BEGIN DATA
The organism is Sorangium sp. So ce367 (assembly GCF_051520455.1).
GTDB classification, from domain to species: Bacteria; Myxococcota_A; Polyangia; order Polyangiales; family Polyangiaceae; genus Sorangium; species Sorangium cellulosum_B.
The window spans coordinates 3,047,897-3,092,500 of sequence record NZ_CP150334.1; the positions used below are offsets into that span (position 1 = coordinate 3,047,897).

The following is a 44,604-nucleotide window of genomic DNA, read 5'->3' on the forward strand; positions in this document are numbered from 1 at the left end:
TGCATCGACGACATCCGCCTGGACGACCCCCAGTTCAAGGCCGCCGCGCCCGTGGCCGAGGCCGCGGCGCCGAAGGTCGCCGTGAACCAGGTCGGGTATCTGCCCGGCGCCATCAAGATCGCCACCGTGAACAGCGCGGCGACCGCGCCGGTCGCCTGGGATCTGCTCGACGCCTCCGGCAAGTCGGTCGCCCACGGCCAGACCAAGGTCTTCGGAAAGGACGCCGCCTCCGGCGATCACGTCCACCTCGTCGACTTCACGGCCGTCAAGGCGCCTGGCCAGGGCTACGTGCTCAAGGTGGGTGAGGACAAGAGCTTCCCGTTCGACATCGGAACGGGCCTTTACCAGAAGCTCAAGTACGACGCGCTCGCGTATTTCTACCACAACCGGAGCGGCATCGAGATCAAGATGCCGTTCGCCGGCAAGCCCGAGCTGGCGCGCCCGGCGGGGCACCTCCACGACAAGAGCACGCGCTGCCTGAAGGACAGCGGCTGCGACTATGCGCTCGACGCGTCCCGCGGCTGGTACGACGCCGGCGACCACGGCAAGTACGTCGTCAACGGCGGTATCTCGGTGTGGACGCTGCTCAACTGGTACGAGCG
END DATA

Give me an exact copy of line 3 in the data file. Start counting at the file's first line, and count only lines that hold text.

The window spans coordinates 3,047,897-3,092,500 of sequence record NZ_CP150334.1; the positions used below are offsets into that span (position 1 = coordinate 3,047,897).